More reasons to be cheerful.

I saw my first butterfly of the year yesterday.  It was a Brimstone, often one of the first to be out flying, in fact they were recorded a couple of months ago in Oxfordshire.  He gladdened my heart (he was definitely a he, too bright a yellow to be female).  I had popped into the back garden to enjoy the sunshine, and it appears he had the same thought.  Unfortunately I didn’t get a photograph.

On my way home today, I saw my first blossom trees flowering.  I am not sure what they are, but they are cherry related.  There was a bee on this flower shortly before I took this picture, but, as is often the case, he flew away before I could press the button.

Spring Blossom

Also of note are the daffodils flowering on various roundabouts, roadsides and gardens, as well as the early flowering tulips that open up to greet the sun in our front garden.  OK, they are a  bit gaudy, but I think you can get away with it at tis time of the year.

Early Tulip

The frost and snow may not have been good for the flowers, but the damp and grey is certainly not good for the soul.

The sudden drop in temperature last week which heralded some frost and unusually early snow finally finished off the cosmos and marigolds in the front garden. I could bear it no longer and so finally went out and pulled up the annuals. At the moment there is little to put in their place and I like to let things develop at their own pace. However, I have planted a number of tulips and alliums which I hope will appear in the spring when I have to cut the grasses back, and a set of three evergreen grasses which I accidentally bought at the garden centre yesterday when looking for said tulips and alliums.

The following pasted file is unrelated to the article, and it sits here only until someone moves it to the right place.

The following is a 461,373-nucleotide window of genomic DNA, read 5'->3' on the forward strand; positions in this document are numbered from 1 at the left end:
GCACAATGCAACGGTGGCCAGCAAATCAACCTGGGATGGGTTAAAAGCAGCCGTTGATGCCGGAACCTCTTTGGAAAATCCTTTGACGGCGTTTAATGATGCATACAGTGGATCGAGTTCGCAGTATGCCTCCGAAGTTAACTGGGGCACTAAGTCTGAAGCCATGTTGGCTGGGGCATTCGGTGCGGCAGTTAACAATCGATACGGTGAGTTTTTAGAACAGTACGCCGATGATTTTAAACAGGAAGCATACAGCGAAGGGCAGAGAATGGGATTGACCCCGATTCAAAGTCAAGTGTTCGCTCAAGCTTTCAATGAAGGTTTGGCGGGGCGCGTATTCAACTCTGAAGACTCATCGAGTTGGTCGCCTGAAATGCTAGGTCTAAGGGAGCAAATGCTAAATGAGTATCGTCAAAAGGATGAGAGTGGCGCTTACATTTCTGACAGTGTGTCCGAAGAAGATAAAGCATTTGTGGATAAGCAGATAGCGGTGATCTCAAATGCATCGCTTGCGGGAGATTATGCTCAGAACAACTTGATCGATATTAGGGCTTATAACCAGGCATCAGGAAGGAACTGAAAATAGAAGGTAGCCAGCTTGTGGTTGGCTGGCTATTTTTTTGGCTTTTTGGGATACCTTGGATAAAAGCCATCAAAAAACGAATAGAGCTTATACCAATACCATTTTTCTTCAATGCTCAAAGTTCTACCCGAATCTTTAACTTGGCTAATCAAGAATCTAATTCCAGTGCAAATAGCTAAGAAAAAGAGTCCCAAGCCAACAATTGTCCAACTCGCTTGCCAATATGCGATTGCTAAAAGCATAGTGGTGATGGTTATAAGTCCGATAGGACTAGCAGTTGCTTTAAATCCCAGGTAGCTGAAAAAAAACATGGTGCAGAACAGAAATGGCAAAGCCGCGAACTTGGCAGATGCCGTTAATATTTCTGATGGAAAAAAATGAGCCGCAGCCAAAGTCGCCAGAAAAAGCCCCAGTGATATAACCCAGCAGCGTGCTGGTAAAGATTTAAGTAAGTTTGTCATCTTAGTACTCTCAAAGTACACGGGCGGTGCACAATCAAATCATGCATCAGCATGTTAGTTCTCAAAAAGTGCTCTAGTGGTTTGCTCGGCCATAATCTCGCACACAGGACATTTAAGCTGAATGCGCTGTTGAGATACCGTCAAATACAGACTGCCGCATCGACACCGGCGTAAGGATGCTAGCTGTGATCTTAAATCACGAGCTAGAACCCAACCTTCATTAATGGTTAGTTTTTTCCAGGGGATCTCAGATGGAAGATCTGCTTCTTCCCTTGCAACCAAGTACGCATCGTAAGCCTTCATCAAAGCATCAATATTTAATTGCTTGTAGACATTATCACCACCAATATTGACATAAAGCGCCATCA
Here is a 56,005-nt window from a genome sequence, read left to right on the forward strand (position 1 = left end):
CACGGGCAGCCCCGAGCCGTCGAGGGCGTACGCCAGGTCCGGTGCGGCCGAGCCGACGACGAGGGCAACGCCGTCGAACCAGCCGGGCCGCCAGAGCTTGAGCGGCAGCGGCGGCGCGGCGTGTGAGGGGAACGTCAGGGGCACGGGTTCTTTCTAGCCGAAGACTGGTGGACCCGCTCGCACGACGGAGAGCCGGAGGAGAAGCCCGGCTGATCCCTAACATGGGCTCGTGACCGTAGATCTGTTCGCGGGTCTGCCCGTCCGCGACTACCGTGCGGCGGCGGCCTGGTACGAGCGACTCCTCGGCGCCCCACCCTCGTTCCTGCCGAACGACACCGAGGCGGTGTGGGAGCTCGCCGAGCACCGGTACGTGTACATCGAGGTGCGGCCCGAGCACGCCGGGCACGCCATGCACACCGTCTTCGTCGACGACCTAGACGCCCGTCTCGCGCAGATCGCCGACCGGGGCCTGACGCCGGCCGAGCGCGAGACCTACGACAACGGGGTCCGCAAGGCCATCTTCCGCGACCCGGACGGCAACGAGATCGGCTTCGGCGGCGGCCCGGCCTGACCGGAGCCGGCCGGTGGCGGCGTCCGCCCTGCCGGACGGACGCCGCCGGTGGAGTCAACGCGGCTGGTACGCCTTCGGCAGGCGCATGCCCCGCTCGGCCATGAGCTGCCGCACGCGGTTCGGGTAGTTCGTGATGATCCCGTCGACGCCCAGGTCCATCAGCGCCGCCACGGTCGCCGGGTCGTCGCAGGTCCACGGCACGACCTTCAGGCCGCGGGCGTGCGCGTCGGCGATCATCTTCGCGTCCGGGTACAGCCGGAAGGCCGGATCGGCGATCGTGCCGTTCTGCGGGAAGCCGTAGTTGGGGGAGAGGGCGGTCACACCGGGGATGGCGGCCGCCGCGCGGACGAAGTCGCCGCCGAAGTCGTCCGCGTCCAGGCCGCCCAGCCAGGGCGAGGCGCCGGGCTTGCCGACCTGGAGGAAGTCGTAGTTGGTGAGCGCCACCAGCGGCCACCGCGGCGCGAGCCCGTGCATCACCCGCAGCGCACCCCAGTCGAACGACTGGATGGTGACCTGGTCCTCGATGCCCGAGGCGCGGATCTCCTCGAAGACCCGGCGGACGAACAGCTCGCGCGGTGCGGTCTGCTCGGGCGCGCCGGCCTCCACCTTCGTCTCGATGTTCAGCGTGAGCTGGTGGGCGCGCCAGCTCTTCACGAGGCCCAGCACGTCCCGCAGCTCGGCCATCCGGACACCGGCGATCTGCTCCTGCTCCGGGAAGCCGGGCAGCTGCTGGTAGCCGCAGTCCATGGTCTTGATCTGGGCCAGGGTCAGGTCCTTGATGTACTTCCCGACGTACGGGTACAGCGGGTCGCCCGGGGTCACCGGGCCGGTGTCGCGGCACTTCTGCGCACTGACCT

A few cloves of garlic have also been planted, partly because I would like to grow some and, partly in the hope that the smell will keep some of the cats away.

Following the hard work I decided to treat myself to a walk in the Country Park. Boy, was it quiet. I have seen flocks of birds overhead which look as though they could have been Redwings, and there have been reports of flocks in the Warwickshire and Northamptonshire area, but I didn’t see any in the usual places in the Country Park. (But that could be because the hawthorn berries that they usually feed on are not there, neither is the rest of the hawthorn which appears to have been cleared away for some reason.)
There were very few small birds about, but then all of the bird tables and feeders were empty, so they are probably in nearby gardens where they are better fed.

The reservoir itself was also distinctly quiet. The calls of the Common Tern are now being heard in Africa, and they have not been replaced in any numbers by the usual Winter visitors. A scan of the water with my ‘scope revealed a few groups Wigeon and Pochard as well as about half dozen Shovellers and Tufted Ducks. Great Crested Grebes have now donned their winter plumage and look incredibly white, almost as if they are a different bird.

As so often it was a flock of birds that caught my eye, Lapwings. At one point standing on the shore, wandering about, then suddenly lifted as one into the air. They wheel about, almost landing, then change their mind, they gain altitude and circle around again, and you think they are leaving you. Then, just as suddenly, they are back again, flirting with the shore, making a few passes, before finally settling, seeminly in the same place as before. I was hoping to spot some other birds in with the Lapwings, and I wasn’t disappointed this time. There were two tiny waders, dwarfed by the Wigeon that they nimbly darted in between. They were typically shaped, dumpy birds with long, thin beaks. Both were grey, one with some black below. I had no idea what they are, now I think I know. I have checked them out, I think they were Dunlin, although these are usually coastal birds. I have never seen Dunlin before, yes, I think they were definitely Dunlin. Maybe there is something to warm the heart on a grey Sunday afternoon after all.